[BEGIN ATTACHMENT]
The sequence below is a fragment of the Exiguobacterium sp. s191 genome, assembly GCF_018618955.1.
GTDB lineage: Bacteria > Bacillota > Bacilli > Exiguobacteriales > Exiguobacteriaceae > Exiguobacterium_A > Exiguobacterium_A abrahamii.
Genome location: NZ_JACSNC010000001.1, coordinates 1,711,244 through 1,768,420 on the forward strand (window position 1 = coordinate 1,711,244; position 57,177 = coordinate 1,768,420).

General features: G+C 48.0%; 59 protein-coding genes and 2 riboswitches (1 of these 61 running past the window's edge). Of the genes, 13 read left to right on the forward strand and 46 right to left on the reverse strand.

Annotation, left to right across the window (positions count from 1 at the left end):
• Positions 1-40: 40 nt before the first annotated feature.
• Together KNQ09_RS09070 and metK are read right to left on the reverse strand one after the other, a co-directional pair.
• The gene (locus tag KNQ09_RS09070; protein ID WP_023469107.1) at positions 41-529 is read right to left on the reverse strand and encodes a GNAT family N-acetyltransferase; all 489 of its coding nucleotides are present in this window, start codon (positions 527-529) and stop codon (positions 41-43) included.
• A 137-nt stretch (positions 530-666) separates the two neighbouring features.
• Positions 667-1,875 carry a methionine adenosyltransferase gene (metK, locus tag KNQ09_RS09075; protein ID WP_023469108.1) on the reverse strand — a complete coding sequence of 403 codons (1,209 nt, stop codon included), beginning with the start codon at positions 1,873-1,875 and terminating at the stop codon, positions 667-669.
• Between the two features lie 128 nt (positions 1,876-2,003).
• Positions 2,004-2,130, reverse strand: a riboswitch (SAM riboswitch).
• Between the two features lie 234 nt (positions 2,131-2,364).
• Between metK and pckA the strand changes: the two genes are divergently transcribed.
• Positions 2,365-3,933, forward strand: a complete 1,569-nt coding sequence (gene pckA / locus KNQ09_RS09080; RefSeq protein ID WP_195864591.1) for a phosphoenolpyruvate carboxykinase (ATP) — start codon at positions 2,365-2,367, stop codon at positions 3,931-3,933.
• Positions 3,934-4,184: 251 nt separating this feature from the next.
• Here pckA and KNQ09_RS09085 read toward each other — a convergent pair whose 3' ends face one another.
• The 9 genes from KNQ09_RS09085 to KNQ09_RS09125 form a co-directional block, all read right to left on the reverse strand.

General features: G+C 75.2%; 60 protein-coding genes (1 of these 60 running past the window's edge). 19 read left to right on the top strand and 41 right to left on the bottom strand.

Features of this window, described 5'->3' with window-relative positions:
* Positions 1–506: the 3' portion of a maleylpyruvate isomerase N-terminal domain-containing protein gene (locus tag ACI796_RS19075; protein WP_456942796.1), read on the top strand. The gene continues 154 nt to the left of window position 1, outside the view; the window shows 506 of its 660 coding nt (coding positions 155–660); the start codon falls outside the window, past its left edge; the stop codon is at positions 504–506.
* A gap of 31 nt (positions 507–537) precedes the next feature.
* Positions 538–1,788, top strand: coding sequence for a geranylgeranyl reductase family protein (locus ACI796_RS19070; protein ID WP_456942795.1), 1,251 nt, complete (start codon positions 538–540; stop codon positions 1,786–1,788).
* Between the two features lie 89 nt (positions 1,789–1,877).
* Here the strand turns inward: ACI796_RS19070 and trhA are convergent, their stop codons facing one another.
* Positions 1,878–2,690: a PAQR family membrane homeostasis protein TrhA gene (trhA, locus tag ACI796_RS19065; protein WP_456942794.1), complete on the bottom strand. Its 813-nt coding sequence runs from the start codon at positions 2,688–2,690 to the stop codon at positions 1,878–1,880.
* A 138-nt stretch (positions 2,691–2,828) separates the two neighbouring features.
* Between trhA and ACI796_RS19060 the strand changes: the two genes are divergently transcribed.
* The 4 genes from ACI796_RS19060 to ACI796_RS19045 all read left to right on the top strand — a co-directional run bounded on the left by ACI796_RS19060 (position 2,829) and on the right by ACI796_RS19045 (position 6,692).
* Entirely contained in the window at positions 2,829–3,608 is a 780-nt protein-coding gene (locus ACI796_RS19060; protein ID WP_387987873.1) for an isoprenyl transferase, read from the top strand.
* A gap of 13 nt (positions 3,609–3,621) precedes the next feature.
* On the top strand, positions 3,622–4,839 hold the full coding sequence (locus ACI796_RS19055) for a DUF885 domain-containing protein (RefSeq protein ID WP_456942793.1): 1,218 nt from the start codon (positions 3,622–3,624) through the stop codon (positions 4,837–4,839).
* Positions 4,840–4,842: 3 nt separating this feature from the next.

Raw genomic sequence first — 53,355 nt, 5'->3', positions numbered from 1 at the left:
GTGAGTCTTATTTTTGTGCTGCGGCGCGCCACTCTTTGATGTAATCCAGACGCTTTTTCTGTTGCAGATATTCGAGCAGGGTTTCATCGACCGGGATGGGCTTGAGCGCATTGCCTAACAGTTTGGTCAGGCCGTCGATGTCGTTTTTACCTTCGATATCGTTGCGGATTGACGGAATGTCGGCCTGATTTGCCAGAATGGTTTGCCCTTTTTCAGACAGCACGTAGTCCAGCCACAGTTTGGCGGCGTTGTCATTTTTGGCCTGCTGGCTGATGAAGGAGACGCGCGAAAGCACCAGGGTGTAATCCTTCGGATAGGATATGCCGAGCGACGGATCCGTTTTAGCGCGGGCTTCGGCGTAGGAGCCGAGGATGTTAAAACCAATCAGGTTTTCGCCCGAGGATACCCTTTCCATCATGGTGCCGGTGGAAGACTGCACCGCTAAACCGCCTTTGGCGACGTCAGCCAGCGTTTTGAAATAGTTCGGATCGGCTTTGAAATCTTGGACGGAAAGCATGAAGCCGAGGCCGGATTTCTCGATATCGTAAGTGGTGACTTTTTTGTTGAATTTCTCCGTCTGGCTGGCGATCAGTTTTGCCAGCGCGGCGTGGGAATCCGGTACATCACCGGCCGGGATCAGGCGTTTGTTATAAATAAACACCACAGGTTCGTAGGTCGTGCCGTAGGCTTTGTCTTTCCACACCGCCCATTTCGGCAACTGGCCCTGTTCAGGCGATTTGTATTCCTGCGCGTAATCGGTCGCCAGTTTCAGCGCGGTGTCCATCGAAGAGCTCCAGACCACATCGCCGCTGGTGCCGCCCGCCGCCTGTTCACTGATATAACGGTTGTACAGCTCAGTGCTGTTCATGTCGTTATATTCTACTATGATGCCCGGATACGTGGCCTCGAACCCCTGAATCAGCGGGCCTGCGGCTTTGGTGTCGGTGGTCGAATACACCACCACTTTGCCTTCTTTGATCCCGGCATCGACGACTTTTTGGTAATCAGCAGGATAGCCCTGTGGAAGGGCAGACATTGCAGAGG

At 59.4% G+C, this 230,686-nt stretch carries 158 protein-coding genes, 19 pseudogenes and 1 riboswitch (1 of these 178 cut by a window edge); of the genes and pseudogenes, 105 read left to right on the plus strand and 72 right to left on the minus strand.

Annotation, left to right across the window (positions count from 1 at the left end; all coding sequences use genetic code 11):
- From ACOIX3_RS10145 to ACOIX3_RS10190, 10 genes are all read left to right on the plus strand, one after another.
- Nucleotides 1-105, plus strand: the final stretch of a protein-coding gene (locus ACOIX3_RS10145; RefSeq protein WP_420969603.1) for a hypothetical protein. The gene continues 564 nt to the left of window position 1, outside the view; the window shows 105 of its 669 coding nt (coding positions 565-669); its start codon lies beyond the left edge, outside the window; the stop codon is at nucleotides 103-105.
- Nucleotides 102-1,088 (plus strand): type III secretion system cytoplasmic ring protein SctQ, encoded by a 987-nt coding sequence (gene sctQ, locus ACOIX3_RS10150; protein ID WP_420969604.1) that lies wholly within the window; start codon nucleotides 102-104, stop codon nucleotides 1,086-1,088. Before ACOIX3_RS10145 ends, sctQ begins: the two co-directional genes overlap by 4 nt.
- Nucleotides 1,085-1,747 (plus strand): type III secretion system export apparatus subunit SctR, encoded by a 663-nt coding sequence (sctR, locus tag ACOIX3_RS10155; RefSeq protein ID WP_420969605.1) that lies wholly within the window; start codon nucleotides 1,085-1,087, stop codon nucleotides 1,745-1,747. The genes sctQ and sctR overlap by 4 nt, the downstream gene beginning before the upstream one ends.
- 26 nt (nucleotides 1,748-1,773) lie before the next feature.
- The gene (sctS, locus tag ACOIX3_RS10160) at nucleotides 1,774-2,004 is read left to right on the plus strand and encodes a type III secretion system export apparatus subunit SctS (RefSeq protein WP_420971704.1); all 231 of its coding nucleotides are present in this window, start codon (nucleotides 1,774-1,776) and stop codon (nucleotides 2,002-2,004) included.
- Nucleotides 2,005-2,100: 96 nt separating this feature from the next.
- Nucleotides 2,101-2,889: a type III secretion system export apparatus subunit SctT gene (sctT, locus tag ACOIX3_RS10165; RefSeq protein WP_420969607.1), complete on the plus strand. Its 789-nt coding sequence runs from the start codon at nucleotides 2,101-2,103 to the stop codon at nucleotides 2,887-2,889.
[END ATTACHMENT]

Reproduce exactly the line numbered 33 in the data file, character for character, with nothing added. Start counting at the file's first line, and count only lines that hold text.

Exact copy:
* Positions 4,840–4,842: 3 nt separating this feature from the next.